What do you do when you combine nose tackles Casey Hampton, Jay Ratliff and Chris Hoke?
"You get the typical Steve McLendon," Steve McLendon said.
Meet the Steelers' new starting nose tackle. If you thought the old one who held that job the past 12 years played with confidence and candor, wait until you hear Hampton's successor.
"If y'all want to know the typical Steve McLendon, I can tell you," he instructed. "The typical Steve McLendon is I want to be powerful and strong like Casey, I want to be smart like Chris Hoke, and I want to be quick and fast like Jay Ratliff of the [Dallas] Cowboys."
Hampton made five Pro Bowls and Ratliff four as two of the best nose tackles in the league.
"Isn't that always the goal?" McLendon asked Tuesday after the team's fourth spring practice. "You don't come out here just to be a secondary guy. You come out here to be the greatest, that's how I look at it.
"I changed my whole my way of thinking this year. I'm no longer saying 'good,' I'm saying 'great' because if you speak greatness, greatness will come."
And why can't it come for McLendon?
Born in Ozark, Ala., he played at Troy and came to the Steelers in 2009 the same way James Harrison did, as an undrafted free agent.
He has it all over Harrison, though, because McLendon was cut four times by the Steelers -- once in 2009 and three times in 2010. He became a footnote in 2010 when he was released to make room for Ben Roethlisberger's return to the roster after his four-game NFL suspension. He also was cut once from the practice squad.
McLendon made steady progress, took over for the retired Hoke as Hampton's backup last season and now the job is his, along with a new three-year contract worth $7.25 million. His new deal came one day after he paid Green Bay a visit in April as a restricted free agent. The Packers were prepared to sign him.
Going undrafted and cut four times has motivated him "not a little bit, a lot."
"The only thing you can do is wear it like a coat, keep it on your shoulder, humble yourself. That's when you become successful, when you humble yourself, remember those things and push forward from those things."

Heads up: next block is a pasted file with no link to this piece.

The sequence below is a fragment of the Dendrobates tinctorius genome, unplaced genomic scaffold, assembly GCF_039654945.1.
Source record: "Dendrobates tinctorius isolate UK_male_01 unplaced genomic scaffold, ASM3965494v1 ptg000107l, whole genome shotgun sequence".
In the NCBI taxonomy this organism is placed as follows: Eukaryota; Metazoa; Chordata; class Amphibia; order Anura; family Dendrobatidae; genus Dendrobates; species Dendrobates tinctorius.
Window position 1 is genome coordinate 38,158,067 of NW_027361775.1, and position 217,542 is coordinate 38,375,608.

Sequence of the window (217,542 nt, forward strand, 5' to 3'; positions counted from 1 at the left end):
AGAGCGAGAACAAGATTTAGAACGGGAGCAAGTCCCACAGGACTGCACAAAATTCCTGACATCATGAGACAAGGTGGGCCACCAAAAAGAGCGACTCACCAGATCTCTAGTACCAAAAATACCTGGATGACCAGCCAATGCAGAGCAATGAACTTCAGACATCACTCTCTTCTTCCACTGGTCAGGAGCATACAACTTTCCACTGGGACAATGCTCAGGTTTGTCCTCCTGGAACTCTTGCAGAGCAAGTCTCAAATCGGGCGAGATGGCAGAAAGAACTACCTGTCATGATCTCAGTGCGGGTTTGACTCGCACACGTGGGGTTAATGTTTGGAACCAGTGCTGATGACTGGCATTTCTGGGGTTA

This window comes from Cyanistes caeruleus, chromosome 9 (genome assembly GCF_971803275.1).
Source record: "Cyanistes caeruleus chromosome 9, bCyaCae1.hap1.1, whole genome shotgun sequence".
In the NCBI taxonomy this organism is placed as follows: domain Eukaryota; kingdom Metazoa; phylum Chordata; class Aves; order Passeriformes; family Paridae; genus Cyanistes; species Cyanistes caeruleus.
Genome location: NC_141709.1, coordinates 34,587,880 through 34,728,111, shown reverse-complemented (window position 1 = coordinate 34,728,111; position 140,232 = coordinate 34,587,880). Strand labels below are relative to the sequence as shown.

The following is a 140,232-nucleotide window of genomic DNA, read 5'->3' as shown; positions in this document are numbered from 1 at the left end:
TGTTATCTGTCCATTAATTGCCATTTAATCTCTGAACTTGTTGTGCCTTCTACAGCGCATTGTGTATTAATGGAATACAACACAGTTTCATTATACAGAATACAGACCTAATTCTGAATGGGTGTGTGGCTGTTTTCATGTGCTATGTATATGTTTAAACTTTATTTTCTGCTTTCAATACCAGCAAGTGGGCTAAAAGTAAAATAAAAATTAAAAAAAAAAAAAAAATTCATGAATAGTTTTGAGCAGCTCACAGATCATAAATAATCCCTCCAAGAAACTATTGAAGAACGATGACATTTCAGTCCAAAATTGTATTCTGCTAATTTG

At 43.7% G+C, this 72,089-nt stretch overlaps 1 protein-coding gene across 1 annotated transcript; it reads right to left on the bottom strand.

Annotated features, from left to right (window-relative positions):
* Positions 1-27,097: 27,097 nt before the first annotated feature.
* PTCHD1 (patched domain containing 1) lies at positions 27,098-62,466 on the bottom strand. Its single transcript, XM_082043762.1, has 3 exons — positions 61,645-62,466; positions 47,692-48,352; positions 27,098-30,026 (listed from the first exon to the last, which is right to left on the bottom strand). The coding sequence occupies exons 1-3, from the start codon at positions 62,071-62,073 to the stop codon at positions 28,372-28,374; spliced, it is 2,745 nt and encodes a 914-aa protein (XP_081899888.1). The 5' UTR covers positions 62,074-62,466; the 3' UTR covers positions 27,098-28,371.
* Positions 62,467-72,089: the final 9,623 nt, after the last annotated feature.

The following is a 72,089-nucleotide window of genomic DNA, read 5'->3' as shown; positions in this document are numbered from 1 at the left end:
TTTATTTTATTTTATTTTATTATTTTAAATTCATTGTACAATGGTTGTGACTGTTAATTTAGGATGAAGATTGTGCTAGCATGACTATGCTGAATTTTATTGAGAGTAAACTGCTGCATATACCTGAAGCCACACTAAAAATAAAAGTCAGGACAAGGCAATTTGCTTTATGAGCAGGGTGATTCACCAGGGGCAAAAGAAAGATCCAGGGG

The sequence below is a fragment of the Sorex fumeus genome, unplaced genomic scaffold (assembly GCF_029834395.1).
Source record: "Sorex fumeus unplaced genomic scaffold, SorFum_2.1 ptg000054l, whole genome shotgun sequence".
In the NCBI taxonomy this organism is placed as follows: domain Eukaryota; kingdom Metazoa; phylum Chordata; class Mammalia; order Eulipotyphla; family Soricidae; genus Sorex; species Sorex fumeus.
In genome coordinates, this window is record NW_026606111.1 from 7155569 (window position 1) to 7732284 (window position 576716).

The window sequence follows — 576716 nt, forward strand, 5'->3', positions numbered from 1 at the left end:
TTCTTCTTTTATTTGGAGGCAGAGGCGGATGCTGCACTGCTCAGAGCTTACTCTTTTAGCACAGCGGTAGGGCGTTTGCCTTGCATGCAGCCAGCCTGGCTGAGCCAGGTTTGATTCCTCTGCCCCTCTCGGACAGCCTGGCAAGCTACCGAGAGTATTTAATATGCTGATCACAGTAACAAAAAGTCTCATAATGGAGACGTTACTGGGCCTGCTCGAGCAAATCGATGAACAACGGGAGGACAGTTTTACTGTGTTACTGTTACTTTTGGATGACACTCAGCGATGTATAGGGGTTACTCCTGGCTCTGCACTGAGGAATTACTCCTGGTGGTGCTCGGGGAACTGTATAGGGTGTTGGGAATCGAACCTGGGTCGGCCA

At 27, McLendon has a chance to become an overnight sensation.
"Opportunities sometimes like this for a guy like myself are hard to come by," McLendon said. "That's why I have to play fast, play harder, play smarter, and just play with the gift God gave me."
McLendon played in 139 defensive snaps in 2012 behind Hampton's 503. According to ratings compiled by Pro Football Focus, Hampton had a minus-9.4 while McLendon had a plus-7.0 ranking, fifth best among Steelers defenders in 2012.
There is a difference, however, in playing 139 snaps vs. 600, and McLendon knows that.
"When you want to be an every-down guy, you have to be in better shape," McLendon said. "You just have to look at everything differently.
"This team has been built on greatness for so long.
"If you go upstairs, you've seen [photos on the office walls of] the guys who were here, they did great things. That's the look I'm looking at. I'm not coming here just to be good, I want to be great."
The Steelers still list McLendon at 280 pounds as they did before they cut him the first time.
He laughed about the discrepancy of 30 pounds or so, but said, "leave it at 280; that's what's going to fool everybody."
While he has gained weight over the past four years, he claims never to have prepared differently.
"I already prepared like a starter since Day 1. Even when I was getting cut, I still prepared like I was a starter. If you put yourself in the mindset of being a starter, one day you will be a starter. I never came in here thinking I was going to be a backup."
He talks a lot with Hampton, whom he said still wants to play somewhere this year. He continues to take advice from his mentor, who told him to "Remember to be humble, stay strong, stay firm in what you believe in, and, most important of all, just play football. It's still a game."